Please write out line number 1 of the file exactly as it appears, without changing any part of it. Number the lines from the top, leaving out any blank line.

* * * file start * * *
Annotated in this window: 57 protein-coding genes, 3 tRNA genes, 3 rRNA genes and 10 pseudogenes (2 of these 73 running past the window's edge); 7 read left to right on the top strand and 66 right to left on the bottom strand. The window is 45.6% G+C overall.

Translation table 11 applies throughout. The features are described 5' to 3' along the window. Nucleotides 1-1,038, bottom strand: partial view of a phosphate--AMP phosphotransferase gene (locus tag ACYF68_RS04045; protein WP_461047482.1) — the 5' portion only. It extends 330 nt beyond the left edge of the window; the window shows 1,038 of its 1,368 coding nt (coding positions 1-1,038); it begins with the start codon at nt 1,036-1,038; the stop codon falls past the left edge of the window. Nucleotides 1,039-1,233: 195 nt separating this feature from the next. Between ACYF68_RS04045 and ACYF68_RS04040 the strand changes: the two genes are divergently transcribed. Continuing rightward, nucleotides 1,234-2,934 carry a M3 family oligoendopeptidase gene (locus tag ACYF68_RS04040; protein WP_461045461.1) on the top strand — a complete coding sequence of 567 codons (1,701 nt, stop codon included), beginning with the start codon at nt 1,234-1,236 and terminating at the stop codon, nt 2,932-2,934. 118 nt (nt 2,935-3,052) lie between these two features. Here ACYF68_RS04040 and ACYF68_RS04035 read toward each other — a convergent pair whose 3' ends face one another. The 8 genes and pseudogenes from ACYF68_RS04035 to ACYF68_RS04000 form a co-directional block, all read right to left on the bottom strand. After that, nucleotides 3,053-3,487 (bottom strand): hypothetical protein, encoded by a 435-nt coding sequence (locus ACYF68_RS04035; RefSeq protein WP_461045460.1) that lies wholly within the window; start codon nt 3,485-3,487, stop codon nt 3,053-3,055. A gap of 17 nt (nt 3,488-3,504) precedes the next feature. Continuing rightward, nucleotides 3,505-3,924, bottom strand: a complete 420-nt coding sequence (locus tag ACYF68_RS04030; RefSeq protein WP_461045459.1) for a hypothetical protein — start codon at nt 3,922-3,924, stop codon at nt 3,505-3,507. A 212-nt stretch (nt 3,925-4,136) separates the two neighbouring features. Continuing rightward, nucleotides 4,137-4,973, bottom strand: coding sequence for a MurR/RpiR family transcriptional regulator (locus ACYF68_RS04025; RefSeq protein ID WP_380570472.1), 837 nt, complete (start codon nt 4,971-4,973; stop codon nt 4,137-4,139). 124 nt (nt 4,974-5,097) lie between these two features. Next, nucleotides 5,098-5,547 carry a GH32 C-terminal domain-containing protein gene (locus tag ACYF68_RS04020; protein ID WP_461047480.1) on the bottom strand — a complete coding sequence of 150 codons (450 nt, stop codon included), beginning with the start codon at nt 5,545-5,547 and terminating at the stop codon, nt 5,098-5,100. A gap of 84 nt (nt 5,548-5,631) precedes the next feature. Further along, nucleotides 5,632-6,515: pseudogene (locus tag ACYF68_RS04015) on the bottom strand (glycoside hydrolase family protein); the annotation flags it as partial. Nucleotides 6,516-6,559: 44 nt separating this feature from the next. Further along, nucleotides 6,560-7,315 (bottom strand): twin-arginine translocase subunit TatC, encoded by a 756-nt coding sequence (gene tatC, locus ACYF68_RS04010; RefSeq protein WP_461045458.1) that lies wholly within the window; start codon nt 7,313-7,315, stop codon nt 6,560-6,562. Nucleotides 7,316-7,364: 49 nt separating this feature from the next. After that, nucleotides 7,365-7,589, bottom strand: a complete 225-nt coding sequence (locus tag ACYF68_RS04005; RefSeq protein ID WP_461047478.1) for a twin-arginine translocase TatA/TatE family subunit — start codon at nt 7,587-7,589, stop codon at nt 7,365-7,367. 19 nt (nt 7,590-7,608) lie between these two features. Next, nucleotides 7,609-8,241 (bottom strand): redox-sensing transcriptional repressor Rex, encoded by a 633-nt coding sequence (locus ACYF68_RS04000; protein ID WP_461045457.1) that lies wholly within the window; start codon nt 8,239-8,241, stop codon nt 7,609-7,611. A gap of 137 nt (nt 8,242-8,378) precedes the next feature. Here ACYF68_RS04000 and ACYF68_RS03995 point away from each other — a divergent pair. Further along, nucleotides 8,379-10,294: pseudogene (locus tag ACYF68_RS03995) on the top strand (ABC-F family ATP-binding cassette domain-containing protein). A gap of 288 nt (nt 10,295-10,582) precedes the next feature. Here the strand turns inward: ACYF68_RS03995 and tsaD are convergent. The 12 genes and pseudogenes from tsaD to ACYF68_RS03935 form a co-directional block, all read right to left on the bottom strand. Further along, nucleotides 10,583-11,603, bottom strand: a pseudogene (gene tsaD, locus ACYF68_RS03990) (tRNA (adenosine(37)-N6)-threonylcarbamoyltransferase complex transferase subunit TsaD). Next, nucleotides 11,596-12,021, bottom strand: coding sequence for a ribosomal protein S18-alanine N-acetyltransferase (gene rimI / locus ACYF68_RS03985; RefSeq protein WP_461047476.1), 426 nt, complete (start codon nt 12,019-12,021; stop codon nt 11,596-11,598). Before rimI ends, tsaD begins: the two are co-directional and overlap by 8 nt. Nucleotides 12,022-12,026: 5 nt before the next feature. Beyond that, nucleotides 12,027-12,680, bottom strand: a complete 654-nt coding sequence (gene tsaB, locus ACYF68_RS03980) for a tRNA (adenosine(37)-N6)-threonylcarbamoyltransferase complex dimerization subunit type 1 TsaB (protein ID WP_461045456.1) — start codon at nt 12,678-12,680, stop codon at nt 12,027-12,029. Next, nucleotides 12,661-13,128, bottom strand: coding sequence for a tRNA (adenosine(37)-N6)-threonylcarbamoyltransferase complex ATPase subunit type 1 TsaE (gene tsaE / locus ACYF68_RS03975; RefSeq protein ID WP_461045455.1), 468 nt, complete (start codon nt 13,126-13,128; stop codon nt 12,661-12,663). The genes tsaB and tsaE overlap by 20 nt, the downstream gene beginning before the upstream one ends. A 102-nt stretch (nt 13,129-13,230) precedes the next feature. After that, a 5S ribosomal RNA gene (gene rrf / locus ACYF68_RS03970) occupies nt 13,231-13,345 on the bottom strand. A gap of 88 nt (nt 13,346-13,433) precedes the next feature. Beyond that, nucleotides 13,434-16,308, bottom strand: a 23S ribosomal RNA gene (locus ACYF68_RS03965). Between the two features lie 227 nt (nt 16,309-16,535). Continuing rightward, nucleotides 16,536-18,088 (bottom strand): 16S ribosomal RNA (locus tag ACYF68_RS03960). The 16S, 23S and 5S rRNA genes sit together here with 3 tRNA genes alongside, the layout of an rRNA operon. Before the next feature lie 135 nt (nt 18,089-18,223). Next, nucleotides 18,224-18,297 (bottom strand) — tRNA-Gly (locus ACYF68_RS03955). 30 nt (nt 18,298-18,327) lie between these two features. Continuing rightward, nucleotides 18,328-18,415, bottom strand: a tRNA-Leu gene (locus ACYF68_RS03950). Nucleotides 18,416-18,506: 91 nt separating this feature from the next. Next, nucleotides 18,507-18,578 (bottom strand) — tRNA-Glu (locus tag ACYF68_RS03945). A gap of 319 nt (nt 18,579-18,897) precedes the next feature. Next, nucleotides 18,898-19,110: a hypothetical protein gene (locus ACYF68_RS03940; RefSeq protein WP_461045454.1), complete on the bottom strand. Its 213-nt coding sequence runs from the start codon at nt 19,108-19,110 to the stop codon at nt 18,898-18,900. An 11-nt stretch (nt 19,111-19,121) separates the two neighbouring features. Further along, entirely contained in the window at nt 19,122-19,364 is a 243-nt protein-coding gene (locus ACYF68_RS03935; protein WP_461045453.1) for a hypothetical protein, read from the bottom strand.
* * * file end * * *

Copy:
Annotated in this window: 57 protein-coding genes, 3 tRNA genes, 3 rRNA genes and 10 pseudogenes (2 of these 73 running past the window's edge); 7 read left to right on the top strand and 66 right to left on the bottom strand. The window is 45.6% G+C overall.